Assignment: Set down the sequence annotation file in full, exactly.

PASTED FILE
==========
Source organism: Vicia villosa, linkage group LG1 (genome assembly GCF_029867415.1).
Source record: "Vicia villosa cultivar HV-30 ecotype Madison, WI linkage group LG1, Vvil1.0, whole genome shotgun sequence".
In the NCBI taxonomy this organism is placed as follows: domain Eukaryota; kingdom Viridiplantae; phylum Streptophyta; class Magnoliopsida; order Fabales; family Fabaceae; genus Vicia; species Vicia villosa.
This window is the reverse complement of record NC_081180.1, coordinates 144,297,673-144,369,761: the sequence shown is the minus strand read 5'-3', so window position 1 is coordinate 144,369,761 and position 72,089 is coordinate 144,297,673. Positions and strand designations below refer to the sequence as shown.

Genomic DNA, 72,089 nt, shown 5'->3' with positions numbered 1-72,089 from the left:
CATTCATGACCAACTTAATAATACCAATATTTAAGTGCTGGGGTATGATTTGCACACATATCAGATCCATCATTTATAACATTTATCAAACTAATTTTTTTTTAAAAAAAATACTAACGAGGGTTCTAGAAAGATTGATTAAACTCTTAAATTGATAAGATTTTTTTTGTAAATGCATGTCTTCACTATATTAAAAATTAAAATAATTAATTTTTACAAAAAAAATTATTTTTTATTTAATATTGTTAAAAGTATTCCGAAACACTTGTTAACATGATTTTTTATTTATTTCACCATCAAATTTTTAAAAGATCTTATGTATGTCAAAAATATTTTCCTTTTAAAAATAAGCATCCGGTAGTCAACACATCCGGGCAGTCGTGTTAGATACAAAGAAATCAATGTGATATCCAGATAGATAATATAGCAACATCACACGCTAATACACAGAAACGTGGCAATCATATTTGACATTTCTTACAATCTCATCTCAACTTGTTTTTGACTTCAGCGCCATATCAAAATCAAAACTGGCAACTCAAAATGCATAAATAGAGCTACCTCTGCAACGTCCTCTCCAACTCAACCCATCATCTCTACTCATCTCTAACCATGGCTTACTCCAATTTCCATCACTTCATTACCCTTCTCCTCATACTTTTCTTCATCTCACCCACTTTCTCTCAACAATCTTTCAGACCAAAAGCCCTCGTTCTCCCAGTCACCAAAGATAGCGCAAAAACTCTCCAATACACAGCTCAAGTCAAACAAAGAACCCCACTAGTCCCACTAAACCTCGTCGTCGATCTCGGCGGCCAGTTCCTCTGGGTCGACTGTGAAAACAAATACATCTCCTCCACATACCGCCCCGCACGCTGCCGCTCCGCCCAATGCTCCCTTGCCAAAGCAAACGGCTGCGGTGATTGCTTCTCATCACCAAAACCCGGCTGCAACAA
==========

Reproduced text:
Source organism: Vicia villosa, linkage group LG1 (genome assembly GCF_029867415.1).
Source record: "Vicia villosa cultivar HV-30 ecotype Madison, WI linkage group LG1, Vvil1.0, whole genome shotgun sequence".
In the NCBI taxonomy this organism is placed as follows: domain Eukaryota; kingdom Viridiplantae; phylum Streptophyta; class Magnoliopsida; order Fabales; family Fabaceae; genus Vicia; species Vicia villosa.
This window is the reverse complement of record NC_081180.1, coordinates 144,297,673-144,369,761: the sequence shown is the minus strand read 5'-3', so window position 1 is coordinate 144,369,761 and position 72,089 is coordinate 144,297,673. Positions and strand designations below refer to the sequence as shown.

Genomic DNA, 72,089 nt, shown 5'->3' with positions numbered 1-72,089 from the left:
CATTCATGACCAACTTAATAATACCAATATTTAAGTGCTGGGGTATGATTTGCACACATATCAGATCCATCATTTATAACATTTATCAAACTAATTTTTTTTTAAAAAAAATACTAACGAGGGTTCTAGAAAGATTGATTAAACTCTTAAATTGATAAGATTTTTTTTGTAAATGCATGTCTTCACTATATTAAAAATTAAAATAATTAATTTTTACAAAAAAAATTATTTTTTATTTAATATTGTTAAAAGTATTCCGAAACACTTGTTAACATGATTTTTTATTTATTTCACCATCAAATTTTTAAAAGATCTTATGTATGTCAAAAATATTTTCCTTTTAAAAATAAGCATCCGGTAGTCAACACATCCGGGCAGTCGTGTTAGATACAAAGAAATCAATGTGATATCCAGATAGATAATATAGCAACATCACACGCTAATACACAGAAACGTGGCAATCATATTTGACATTTCTTACAATCTCATCTCAACTTGTTTTTGACTTCAGCGCCATATCAAAATCAAAACTGGCAACTCAAAATGCATAAATAGAGCTACCTCTGCAACGTCCTCTCCAACTCAACCCATCATCTCTACTCATCTCTAACCATGGCTTACTCCAATTTCCATCACTTCATTACCCTTCTCCTCATACTTTTCTTCATCTCACCCACTTTCTCTCAACAATCTTTCAGACCAAAAGCCCTCGTTCTCCCAGTCACCAAAGATAGCGCAAAAACTCTCCAATACACAGCTCAAGTCAAACAAAGAACCCCACTAGTCCCACTAAACCTCGTCGTCGATCTCGGCGGCCAGTTCCTCTGGGTCGACTGTGAAAACAAATACATCTCCTCCACATACCGCCCCGCACGCTGCCGCTCCGCCCAATGCTCCCTTGCCAAAGCAAACGGCTGCGGTGATTGCTTCTCATCACCAAAACCCGGCTGCAACAA